Judy Asuni also traced the progression of armed groups from University Confraternities that initially started out as social groups in the early 1950s to 1970s.
According to her, “The tenor of these groups began to change in the mid-1980s as they shifted from respectable social clubs to belligerent gangs that terrorized their campuses, a transformation that reflected a wider breakdown of traditional values in society. While the members still referred to their groups as confraternities, outsiders preferred to use the word cult, a term intended to signify the secretive nature of these groups, with their oaths and rituals and behavior, which often strayed outside accepted social norms”.
In Nigeria, politicians need armed groups to win elections, so any progress made in addressing armed violence is often thwarted by the same government or the opposition during the election cycle, leaving the people of Rivers State in a horrific merry-go-round of violence in spite of who is governor or what party acronym he identifies with.
According to Asuni; “Unscrupulous politicians were quick to spot the usefulness of having hired muscle to further their ambitions. Armed men were employed to interfere in the 1999 elections in Rivers State, helping to rig the vote. By 2003, their influence was clear for all to see. Rivers State politicians belonging to all parties hired armed groups to intimidate and sometimes kill political opponents, deter voters from going to the polls, steal ballot boxes, and deliver the result their sponsors demanded. In return for their assistance, militias received weapons and money”.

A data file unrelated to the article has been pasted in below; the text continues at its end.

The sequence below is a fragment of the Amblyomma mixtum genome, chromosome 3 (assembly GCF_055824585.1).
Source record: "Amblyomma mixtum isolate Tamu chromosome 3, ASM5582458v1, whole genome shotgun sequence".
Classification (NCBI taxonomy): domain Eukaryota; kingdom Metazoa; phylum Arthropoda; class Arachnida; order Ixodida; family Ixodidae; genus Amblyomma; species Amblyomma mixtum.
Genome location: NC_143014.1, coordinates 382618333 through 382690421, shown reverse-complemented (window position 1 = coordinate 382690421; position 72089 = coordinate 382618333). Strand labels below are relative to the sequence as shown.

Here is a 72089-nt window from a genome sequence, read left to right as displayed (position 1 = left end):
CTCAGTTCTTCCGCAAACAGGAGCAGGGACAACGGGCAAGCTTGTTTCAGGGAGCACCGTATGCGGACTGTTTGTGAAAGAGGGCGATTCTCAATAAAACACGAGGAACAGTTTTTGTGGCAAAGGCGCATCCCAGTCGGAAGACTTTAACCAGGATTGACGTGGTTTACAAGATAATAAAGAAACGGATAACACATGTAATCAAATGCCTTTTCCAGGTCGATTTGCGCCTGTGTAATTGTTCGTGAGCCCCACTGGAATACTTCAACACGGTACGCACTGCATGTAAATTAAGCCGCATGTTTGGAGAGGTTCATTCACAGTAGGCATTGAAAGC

Sounds familiar, doesn’t it? I would not blame you if you thought she was describing the 2015 elections in Rivers State.
Due to these dynamics, we have witnessed an increased proliferation of armed groups in Rivers State, with each generation of armed groups trying to outdo the previous one. Beyond election-related violence, these groups unleash mayhem on citizens in form of kidnapping, robberies, rape, and other forms of violence, while recruiting local youth into illegal activities. Yet, very little is done by the government security institutions to address this issue. Even in cases where arrests have been made, prosecutions are stalled until the issue is swept under the carpet and the perpetrator released back into the community to continue his atrocities. How else can we justify the Don Waneys of this world having access to powerful politicians and even integrated into the fabric of traditional leadership in their communities?